Date of Award


Access Type

Thesis - Open Access

Degree Name

Master of Science in Engineering Physics


Physical Sciences

Committee Chair

Matthew D. Zettergren, PhD.

First Committee Member

Michael P. Hichey, PhD.

Second Committee Member

John M. Hughes, PhD.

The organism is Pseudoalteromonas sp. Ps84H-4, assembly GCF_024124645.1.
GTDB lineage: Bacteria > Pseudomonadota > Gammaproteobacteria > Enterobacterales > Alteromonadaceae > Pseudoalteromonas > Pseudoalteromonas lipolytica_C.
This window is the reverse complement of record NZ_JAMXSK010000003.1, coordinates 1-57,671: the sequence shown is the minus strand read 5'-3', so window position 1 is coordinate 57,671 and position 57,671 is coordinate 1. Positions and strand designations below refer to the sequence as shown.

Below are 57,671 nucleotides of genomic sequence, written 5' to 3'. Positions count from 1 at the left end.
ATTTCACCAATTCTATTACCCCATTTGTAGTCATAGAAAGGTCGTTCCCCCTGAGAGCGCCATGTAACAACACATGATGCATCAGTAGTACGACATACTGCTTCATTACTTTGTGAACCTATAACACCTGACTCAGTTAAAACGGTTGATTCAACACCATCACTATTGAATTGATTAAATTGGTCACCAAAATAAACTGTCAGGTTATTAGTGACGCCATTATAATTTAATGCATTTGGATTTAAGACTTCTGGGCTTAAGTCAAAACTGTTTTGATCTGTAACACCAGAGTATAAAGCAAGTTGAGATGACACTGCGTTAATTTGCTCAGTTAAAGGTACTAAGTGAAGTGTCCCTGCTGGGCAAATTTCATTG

Atmospheric dynamics comprise of a multitude of phenomena from various sources that affect the entire climate of the globe. Some of these phenomena include Atmospheric Gravity Waves which are ubiquitous features around the planet. They are important mechanisms for the transport of momentum and energy from the lower atmosphere to the upper atmosphere. The sun is the ultimate source of energy for the earth and the primary driver of atmospheric dynamics. The 11-year solar cycle of the sun has had a noticeable effect on the overall climate of the earth in the past. More recent work has seen the diurnal tides being directly influenced by the change in solar energy over the solar cycle at the South Pole. The different types of atmospheric waves interact with each other in complex manners that are still a subject of research today. Gravity waves are known to be modulated by solar tides and vice versa so a change in the tides will induce a change in gravity waves. The solar cycle influence on tides can then be seen overall in gravity wave wavelengths and speeds. A CCD Spectrometer is used to gather temperatures and brightness's of two separate airglow layers in the upper atmosphere at 87km (OH) and 93km (O2). Two different years are chosen to be analyzed for solar cycle dependencies. One year is 2002, during the previous time of maximum solar activity and the other is 2010, just after the last minimum of solar activity. Time series of temperatures and brightness's are analyzed for gravity waves activity though a lomb-scargle frequency analysis and a least-squares fit using a sinecosine wave model. Using gravity waves theory and four different detection methods, the vertical and horizontal wavelengths, phase speeds and group velocities are found for these waves during the 2002 data gathering season and the 2010 data gathering season. Most wave parameters are found to have an overall increase from 2002 to 2010 with the exception being the derived horizontal wavelengths. The calculated wave parameters are found to be in agreement with past gravity wave detections.